Kalyan Akkipeddi, who is the founder of Protovillage, talked about his village which is the prototype for a sustainable village in rural india. He bought 5 acres of land and he, his family and 12 other families built (and are building) the village. They harvested 200,000 gallons of rainwater and started a seed bank for the other villages. His point was to show surrounding villages how to be interdependent within the village. During his talk I was just like, “Oh, my god!” Everything they did was so inspiring.
Then followed Saba Ghole, who after graduating from MIT, started a maker school in Cambridge, MA where instead of classes, they have studios where the kids have projects they work on like designing things for wheelchairs or bio clothing. She was really nice and even laughed at a silly joke I made, so I liked her even more.
On the morning of my talk, I arrived at the venue early enough. There was someone speaking before our session. His slides were full of boring statistics, graphs, and more graphs. He talked about how much more money there was to make in the International School business in India. I was just thinking the whole time, “Wow! This is the exact opposite of our panel.” His talk was followed by some great talks by my fellow panelists. After Jeff’s talk someone asked a question about Sudbury. Something about how they had had trouble with how little structure they had in college and how much worse off they would’ve been in a school like Sudbury. That question completely freaked me out and I figured that they already hated us, so I went to the bathroom and frantically practiced one more time. I was determined to change their minds!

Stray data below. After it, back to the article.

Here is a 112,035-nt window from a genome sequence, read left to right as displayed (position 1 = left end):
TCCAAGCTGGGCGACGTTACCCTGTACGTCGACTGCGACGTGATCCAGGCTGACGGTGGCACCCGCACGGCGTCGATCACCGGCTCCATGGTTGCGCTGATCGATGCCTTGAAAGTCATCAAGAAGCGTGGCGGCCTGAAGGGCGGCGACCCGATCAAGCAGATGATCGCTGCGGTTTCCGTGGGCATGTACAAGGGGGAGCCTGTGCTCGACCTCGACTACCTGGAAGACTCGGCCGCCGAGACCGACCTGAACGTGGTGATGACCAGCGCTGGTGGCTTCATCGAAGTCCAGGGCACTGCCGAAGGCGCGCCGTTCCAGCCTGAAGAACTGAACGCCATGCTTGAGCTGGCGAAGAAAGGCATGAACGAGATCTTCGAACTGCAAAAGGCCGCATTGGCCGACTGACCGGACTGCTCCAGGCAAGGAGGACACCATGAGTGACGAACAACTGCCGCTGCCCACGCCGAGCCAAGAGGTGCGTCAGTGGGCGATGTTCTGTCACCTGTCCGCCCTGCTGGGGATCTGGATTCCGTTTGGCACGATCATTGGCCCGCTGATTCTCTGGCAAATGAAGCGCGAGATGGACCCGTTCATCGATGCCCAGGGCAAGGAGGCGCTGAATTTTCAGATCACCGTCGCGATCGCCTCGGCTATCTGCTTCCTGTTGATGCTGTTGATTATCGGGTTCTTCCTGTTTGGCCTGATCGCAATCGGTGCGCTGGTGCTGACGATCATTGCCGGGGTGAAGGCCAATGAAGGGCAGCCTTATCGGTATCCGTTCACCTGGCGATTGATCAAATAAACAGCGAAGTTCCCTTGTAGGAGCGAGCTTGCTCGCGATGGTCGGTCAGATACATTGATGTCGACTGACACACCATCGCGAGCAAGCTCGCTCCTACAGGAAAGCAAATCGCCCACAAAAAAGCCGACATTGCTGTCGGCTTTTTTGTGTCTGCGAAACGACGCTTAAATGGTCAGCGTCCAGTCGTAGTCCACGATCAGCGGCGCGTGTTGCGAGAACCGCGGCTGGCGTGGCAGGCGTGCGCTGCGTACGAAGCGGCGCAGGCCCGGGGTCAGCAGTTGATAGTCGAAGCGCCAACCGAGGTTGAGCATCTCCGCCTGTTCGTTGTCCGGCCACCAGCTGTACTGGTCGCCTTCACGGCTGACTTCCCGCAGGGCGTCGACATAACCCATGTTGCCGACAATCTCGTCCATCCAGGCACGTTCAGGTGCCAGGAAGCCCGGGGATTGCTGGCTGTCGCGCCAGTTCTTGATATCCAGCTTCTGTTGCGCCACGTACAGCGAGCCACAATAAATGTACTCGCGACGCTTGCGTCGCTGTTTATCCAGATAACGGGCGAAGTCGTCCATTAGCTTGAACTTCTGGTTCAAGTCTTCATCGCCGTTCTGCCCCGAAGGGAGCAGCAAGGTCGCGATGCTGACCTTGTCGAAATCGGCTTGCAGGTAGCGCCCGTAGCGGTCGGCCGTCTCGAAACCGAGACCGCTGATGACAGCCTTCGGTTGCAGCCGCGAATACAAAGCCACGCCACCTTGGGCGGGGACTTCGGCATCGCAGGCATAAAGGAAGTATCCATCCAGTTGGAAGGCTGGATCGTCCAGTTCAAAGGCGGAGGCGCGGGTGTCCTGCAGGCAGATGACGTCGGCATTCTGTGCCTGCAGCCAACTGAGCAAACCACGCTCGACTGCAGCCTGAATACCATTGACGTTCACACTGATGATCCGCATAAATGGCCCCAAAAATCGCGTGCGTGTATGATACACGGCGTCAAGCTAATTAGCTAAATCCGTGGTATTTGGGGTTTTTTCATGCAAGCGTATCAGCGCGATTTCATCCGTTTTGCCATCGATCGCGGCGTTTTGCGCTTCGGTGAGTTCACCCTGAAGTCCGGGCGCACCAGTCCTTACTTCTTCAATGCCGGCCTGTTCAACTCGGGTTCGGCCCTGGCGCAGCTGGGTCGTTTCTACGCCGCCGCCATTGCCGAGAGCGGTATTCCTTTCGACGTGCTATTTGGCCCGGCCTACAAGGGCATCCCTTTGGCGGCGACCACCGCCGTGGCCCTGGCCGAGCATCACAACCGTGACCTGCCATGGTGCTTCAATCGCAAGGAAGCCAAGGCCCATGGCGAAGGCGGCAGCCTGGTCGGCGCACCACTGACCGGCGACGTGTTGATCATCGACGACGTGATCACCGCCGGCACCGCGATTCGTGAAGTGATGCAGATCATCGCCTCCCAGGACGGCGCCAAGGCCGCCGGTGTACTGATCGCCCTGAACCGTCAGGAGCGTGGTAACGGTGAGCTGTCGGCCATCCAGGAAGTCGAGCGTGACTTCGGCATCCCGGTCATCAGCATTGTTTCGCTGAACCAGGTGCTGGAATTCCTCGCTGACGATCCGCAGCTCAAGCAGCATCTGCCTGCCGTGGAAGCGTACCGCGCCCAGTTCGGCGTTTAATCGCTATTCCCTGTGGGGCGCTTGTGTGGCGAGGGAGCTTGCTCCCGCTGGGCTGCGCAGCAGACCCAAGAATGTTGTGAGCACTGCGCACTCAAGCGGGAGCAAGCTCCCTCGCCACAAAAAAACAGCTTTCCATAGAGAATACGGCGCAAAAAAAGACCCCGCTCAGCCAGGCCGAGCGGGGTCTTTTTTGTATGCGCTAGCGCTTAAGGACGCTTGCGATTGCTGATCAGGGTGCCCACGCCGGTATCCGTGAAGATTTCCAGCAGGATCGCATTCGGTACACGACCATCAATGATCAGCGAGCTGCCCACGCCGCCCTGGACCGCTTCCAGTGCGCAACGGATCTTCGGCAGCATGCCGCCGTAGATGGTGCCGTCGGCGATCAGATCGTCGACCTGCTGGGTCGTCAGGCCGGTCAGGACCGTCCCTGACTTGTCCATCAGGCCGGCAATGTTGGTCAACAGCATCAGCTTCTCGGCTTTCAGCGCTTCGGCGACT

Finally, I gave my talk, just as I had practiced it: clear, slow and articulate.